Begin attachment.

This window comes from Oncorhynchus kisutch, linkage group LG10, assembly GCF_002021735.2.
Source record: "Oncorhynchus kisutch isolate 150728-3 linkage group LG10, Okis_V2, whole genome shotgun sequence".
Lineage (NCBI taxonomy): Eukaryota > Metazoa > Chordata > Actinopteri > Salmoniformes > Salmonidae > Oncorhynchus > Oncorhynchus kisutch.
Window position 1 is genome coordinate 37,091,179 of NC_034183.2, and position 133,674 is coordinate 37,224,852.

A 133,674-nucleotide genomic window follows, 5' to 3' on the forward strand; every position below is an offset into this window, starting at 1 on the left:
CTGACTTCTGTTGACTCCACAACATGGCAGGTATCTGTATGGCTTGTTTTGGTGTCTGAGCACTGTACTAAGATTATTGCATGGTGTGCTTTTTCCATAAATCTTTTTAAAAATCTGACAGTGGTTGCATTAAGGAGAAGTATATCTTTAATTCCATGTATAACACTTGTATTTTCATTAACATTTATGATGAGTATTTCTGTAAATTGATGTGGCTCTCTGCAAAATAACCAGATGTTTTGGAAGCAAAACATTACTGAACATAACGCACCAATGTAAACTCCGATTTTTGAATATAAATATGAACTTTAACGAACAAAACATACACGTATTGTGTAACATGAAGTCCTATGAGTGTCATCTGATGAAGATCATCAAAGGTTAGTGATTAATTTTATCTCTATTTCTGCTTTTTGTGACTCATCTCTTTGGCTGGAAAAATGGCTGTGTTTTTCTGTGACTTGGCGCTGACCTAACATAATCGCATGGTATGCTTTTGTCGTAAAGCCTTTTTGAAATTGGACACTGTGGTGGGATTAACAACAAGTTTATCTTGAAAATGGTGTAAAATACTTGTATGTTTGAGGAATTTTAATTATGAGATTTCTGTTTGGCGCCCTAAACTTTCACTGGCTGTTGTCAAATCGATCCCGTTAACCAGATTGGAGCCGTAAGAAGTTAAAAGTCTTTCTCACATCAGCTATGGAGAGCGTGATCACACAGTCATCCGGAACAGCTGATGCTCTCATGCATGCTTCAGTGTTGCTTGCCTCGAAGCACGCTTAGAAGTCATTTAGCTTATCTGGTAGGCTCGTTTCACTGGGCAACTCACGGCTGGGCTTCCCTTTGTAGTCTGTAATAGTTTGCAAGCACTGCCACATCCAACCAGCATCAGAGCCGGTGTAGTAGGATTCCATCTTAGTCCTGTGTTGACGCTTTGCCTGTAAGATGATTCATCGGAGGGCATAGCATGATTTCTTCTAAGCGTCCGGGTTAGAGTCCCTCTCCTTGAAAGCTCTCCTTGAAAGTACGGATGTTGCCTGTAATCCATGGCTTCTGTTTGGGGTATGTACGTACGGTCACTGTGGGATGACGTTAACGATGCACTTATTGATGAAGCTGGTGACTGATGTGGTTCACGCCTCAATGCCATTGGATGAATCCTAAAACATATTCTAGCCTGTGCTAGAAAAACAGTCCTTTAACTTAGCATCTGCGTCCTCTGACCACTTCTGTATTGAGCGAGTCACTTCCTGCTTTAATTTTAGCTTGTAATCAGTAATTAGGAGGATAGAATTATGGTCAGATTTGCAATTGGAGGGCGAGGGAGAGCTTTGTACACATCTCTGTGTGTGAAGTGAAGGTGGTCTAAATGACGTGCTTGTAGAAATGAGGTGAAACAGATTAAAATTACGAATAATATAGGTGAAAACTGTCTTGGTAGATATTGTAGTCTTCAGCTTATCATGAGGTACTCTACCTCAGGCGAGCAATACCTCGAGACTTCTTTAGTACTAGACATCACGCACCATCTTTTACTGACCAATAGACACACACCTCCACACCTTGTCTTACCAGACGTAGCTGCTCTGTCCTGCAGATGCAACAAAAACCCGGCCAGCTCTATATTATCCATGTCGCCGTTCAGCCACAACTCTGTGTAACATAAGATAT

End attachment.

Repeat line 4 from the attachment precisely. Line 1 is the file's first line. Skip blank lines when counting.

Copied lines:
Window position 1 is genome coordinate 37,091,179 of NC_034183.2, and position 133,674 is coordinate 37,224,852.